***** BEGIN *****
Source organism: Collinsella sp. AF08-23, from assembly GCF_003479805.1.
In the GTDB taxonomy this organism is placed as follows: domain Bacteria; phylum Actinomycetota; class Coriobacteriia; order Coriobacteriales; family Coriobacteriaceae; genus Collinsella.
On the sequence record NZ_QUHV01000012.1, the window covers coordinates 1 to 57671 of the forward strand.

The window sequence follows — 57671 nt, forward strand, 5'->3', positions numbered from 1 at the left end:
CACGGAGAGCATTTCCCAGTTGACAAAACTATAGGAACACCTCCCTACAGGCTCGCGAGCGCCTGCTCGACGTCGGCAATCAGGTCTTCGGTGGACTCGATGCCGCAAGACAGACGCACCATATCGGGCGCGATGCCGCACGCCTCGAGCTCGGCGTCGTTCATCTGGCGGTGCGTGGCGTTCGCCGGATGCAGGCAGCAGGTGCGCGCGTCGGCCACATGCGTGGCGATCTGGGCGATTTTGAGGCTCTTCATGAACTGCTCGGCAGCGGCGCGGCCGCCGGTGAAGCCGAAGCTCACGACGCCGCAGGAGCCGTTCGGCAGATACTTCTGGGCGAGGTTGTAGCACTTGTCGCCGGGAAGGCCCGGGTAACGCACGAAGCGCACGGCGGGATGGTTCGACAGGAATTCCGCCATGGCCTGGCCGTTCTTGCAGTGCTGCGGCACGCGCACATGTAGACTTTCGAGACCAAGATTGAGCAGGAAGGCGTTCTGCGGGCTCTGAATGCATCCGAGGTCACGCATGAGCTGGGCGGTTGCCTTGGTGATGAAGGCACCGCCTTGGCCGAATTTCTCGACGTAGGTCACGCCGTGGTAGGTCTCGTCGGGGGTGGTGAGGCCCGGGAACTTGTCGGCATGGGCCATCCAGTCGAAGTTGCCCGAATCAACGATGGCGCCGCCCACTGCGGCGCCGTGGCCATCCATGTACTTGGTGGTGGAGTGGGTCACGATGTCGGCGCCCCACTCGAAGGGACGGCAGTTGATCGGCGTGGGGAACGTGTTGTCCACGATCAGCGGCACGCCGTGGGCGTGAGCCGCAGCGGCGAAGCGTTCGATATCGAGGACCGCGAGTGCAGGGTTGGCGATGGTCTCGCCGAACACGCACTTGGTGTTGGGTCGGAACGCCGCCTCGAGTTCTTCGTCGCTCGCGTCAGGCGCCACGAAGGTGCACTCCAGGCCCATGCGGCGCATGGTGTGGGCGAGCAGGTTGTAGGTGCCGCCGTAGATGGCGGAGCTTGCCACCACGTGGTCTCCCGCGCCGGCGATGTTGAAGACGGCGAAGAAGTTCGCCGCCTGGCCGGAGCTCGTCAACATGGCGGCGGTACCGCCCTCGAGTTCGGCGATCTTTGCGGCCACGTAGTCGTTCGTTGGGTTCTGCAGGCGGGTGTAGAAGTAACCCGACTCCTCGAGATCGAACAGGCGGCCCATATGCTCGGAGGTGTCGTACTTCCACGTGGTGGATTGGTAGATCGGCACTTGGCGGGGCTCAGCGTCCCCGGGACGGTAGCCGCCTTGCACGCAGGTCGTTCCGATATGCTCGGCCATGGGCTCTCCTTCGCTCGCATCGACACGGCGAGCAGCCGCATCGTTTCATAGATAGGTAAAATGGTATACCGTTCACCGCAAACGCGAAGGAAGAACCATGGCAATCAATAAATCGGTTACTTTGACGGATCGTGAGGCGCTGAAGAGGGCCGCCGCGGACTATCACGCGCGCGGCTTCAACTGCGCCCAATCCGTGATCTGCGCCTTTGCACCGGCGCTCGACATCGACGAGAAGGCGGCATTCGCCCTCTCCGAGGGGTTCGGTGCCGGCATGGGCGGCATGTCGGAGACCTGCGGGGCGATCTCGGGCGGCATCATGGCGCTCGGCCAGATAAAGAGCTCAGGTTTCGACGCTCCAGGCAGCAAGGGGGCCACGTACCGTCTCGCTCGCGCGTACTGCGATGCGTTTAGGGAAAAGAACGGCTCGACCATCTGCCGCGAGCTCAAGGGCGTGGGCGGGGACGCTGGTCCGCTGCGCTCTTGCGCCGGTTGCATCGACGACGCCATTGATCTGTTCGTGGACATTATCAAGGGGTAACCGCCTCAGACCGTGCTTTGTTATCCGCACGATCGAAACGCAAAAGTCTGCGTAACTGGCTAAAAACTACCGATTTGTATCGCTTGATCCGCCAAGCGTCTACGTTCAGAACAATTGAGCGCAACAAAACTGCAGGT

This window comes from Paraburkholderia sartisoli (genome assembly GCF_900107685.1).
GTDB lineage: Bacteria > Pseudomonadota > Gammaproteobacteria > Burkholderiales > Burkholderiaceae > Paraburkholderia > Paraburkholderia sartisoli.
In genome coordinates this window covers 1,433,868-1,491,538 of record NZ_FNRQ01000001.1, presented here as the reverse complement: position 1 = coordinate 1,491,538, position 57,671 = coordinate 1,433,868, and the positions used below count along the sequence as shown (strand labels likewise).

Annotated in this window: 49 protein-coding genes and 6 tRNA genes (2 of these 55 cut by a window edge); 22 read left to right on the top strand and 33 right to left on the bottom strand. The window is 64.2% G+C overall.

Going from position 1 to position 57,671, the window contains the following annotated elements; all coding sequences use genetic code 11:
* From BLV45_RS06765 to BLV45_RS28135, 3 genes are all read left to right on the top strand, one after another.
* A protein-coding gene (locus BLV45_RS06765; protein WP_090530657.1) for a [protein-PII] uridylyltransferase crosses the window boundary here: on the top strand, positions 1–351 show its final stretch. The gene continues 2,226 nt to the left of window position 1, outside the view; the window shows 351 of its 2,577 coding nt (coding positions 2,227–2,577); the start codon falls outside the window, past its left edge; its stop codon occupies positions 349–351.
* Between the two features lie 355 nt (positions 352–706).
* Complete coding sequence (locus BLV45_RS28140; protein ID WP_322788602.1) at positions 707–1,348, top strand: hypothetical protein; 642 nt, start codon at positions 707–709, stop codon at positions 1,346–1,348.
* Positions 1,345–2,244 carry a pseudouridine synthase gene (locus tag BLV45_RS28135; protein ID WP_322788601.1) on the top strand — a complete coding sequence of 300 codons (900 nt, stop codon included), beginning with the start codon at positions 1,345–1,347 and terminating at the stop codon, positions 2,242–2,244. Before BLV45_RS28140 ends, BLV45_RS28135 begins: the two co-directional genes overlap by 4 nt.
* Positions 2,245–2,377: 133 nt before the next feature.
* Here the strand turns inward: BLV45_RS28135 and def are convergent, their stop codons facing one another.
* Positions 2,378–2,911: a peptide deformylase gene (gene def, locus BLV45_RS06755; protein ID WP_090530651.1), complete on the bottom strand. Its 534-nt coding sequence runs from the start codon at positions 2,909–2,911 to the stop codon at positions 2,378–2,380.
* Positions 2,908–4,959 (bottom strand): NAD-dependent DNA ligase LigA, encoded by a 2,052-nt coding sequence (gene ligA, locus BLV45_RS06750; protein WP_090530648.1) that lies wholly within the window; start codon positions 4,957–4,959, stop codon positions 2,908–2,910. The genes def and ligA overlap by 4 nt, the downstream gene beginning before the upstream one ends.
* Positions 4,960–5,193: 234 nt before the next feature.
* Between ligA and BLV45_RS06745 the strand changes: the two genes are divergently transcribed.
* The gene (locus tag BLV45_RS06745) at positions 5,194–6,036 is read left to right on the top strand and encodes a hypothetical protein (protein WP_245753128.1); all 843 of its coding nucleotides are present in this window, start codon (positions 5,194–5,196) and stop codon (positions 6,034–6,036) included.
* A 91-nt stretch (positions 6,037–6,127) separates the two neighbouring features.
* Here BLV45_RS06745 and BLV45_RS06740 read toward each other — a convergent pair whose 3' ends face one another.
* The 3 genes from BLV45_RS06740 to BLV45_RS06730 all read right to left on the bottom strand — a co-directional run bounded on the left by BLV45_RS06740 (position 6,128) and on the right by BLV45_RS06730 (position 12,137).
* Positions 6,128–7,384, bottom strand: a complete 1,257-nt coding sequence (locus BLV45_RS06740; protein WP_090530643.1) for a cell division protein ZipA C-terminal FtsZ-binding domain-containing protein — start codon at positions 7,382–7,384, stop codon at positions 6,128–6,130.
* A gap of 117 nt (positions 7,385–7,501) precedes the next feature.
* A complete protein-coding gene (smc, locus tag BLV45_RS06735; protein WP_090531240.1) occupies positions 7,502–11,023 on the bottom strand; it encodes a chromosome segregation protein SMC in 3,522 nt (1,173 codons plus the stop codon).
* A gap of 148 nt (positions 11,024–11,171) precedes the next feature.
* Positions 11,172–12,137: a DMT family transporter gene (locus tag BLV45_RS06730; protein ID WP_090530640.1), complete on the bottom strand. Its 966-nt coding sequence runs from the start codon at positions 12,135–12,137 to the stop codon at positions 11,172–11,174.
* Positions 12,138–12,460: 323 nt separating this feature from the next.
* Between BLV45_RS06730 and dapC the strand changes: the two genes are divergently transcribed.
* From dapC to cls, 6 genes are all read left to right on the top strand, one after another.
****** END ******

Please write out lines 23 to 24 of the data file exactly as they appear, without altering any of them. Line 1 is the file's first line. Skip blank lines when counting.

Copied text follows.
* A 91-nt stretch (positions 6,037–6,127) separates the two neighbouring features.
* Here BLV45_RS06745 and BLV45_RS06740 read toward each other — a convergent pair whose 3' ends face one another.